Chancellor Faces Growing Pressure Over Social Care Funding Crisis

philliphammondPressure is mounting as the government faces calls to provide additional money for social care which Chancellor Philip Hammond failed to address in his Autumn Statement last week.

Former Conservative health secretary’s Stephen Dorrell and Andrew Lansley have criticised lack of additional support for the sector, while senior doctors and Tory, Labour and Liberal Democrat leaders in local government have urged the government to “rethink”.

In addition, four Local Government Association (LGA) group leaders have joined forces to call out the autumn statement’s “dismissive” response to funding for social care.

The four, Cllr David Hodge, Leader of LGA Conservative Group, Cllr Nick Forbes, Leader of LGA Labour Group, Cllr Peter Reeve, Deputy Leader of LGA Independent Group and Cllr Gerald Vernon-Jackson, Leader of LGA Liberal Democrat Group are signatories to a joint letter outlining a need for “urgent action”.

In an open letter, the call for action from councils, the NHS, charities, Parliamentarians, the Care Quality Commission and care providers for the Autumn Statement to tackle the social care funding crisis is described as “deafening”, however the response from government to claims of  “crisis” and “chaos” was, the letter says, dismissive.

Lord Porter, Chairman of the Local Government Association, also hit out saying:

“Councils, the NHS, charities and care providers have been clear about the desperate need for the Chancellor to take action to tackle the funding crisis in social care. It is unacceptable that this has not been addressed in the Autumn Statement.

“The Government must take urgent action to properly fund social care if councils are to stand any chance of protecting the services which care for the elderly and vulnerable. Extra council tax-raising powers will not bring in enough money to alleviate the pressure on social care and councils will not receive the vast majority of new funding in the Better Care Fund until the end of the decade. Services supporting our elderly and vulnerable are at breaking point now.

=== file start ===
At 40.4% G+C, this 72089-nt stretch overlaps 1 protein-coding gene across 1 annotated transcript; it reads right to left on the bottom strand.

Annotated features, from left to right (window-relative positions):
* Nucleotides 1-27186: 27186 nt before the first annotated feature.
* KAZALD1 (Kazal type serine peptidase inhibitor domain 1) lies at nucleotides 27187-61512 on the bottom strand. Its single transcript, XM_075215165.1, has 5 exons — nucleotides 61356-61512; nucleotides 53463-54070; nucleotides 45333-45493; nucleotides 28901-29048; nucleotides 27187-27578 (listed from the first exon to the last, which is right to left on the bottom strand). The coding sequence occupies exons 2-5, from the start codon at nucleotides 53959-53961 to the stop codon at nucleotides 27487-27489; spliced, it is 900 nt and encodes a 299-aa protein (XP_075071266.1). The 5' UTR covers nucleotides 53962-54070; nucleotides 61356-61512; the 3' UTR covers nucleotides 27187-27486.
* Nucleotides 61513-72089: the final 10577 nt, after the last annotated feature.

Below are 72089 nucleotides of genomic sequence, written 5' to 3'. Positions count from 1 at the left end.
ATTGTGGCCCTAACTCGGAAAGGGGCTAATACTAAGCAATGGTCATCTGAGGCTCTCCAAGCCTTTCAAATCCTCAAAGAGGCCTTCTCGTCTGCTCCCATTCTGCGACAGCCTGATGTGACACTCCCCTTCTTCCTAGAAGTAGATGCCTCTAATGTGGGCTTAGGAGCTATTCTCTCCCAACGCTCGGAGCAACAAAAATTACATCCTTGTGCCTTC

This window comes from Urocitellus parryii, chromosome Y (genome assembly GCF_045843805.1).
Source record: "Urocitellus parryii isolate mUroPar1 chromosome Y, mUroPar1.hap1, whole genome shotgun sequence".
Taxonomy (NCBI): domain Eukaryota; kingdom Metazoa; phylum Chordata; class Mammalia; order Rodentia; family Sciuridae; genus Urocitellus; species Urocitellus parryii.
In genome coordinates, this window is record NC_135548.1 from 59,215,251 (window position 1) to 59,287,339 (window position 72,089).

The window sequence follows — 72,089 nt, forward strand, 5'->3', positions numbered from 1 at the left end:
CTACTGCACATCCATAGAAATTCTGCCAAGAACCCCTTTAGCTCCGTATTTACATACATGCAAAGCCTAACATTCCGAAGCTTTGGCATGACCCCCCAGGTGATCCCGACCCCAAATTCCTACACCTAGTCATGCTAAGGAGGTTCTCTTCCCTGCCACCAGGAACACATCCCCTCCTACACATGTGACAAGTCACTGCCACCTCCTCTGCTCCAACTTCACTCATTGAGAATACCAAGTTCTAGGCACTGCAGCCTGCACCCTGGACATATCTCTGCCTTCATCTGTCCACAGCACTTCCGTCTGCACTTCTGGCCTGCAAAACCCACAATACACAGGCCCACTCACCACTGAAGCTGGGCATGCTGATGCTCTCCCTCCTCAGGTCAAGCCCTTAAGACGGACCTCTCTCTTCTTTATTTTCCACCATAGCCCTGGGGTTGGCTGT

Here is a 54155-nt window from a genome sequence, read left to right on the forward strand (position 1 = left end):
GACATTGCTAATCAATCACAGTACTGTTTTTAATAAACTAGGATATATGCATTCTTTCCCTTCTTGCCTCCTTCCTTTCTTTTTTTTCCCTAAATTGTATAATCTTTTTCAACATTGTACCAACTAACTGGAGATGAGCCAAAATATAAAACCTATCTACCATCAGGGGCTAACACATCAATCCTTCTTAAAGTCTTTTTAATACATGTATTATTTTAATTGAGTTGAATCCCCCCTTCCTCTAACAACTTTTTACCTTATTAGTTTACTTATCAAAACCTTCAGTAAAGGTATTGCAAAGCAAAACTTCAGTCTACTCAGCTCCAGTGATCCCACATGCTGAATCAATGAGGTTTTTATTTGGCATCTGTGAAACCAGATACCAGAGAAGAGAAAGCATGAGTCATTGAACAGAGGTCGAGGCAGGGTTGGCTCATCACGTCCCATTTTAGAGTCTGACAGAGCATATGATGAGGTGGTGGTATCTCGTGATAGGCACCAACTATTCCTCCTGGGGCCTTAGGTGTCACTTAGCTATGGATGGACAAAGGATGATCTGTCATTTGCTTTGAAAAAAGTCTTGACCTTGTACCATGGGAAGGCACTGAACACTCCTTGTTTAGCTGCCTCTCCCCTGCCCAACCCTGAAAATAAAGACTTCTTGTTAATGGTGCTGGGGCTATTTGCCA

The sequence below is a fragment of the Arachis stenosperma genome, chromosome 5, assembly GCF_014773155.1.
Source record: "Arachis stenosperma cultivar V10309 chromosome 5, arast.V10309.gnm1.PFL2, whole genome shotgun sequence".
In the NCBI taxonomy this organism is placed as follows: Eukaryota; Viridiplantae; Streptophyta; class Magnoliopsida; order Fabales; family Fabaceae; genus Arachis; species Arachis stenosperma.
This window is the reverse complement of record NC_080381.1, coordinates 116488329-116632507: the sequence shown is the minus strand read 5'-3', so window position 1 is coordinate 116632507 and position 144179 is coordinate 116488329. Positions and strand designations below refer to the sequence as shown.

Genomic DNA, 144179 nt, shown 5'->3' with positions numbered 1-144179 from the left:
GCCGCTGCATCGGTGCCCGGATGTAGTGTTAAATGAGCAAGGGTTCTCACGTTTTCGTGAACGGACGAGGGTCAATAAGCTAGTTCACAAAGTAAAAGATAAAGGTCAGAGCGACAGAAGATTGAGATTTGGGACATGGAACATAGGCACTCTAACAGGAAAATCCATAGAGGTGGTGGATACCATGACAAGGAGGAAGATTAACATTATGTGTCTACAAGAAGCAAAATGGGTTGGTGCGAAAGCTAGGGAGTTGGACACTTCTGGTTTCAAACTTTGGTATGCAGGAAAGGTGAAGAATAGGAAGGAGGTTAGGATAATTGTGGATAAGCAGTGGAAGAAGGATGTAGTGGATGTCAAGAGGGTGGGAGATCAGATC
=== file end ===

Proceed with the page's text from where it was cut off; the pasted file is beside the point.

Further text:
The LGA predicts an “extremely challenging” few years ahead for councils, who face an estimated £5.8bn funding gap by 2020.

“Even if councils stopped filling in potholes, maintaining parks, closed all children’s centres, libraries, museums, leisure centres, turned off every street light and shut all discretionary bus routes they will not have enough money to plug this gap by the end of the decade,” Porter added.

He called on the government to allow local authorities to use extra business rates income to plug this growing funding gap and to publish the Local Government Finance Settlement as soon as possible to give councils “more time to plan for the difficult funding decisions which lie ahead”







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